St. Lucia Day
Celebrated annually in December, this historic custom is an atmospheric event involving Christmassy treats and a singing line-up of candle-carrying characters dressed (mostly) in white gowns. These tuneful “Luciatåg” processions – led by Lucia herself – play out on national TV and in kindergartens, schools, care homes, churches and offices across the country. Waiting in anticipation, the audience’s first sign that Lucia and her posse are nearing is a mellow chorus approaching from the distance, followed by soft light cutting through the pre-dawn darkness.
Lucia Day can be traced back to the 4th century. A Christian feast day, it commemorates the martyr Lucia of Syracuse, who, as legend has it, brought food to Christians hiding in Roman catacombs, lighting her way with a candlelit wreath on her head.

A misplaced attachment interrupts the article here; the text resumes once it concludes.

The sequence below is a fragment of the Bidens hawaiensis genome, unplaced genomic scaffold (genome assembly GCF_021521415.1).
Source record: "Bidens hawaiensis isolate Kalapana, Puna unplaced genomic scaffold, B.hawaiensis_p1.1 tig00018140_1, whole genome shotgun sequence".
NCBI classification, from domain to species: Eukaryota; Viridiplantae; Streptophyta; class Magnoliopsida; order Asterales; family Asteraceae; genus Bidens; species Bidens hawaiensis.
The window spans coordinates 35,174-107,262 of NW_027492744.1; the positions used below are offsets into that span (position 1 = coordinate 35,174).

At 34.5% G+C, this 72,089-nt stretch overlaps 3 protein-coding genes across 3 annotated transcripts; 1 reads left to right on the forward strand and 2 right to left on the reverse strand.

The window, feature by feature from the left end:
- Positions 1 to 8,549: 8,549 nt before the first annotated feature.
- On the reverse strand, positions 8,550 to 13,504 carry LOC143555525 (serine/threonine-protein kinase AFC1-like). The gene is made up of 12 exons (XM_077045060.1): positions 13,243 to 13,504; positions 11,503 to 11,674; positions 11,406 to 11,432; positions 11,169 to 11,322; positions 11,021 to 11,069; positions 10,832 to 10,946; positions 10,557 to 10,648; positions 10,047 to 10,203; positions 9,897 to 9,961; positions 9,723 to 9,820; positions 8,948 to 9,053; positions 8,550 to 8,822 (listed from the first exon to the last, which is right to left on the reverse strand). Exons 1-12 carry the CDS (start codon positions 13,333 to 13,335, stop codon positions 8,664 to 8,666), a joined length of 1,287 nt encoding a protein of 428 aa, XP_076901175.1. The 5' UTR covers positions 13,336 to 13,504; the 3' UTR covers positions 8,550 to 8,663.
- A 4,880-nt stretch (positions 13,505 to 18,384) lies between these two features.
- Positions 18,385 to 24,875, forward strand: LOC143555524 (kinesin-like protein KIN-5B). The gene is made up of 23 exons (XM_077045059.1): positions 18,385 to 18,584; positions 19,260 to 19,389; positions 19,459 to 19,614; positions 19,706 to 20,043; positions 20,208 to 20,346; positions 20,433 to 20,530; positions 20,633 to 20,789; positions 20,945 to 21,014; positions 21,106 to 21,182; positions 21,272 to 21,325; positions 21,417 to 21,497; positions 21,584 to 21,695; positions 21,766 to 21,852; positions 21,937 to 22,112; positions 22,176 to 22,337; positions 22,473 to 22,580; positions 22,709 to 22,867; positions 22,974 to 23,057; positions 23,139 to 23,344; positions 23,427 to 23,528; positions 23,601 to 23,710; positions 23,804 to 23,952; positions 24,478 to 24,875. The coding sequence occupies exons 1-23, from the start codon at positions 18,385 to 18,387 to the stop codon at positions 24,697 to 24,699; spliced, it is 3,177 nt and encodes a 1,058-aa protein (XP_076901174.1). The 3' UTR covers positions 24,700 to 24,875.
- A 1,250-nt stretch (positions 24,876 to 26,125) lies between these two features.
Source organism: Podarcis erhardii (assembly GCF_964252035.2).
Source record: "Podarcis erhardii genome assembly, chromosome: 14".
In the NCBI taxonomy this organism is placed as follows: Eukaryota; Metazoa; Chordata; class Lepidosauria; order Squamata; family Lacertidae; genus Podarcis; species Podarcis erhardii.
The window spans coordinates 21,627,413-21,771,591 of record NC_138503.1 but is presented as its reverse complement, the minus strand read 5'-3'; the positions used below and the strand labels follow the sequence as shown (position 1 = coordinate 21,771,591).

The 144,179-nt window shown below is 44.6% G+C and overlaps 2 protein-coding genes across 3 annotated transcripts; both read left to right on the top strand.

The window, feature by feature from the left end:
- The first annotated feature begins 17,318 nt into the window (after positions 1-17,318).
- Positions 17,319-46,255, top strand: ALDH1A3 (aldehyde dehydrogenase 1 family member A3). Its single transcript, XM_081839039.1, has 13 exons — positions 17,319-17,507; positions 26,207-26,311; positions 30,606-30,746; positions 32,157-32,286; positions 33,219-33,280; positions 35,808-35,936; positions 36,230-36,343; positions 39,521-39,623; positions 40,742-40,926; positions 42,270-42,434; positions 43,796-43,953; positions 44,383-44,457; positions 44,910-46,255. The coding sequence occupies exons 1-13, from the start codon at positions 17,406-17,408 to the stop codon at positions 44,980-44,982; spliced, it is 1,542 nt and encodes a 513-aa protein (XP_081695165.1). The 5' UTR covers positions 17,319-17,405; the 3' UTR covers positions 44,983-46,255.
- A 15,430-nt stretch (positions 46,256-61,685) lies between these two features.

The 13 December was the historic Julian calendar’s shortest day, and according to Swedish folklore, the long night was dangerous, with dark spirits out in force. Staying awake was paramount, and eating helped – another connection to the small feast associated with today’s Lucia celebration. Lucia made her first recorded appearance in a Swedish rural home in 1764, but the custom really established itself in the 1900s.
As we get closer to the date it will be more clear what the guidelines will be for a safe celebration. We will keep you updated as the plans take form. A number of online events are in the making and we will be sure to share them with you. Keep an eye on this space.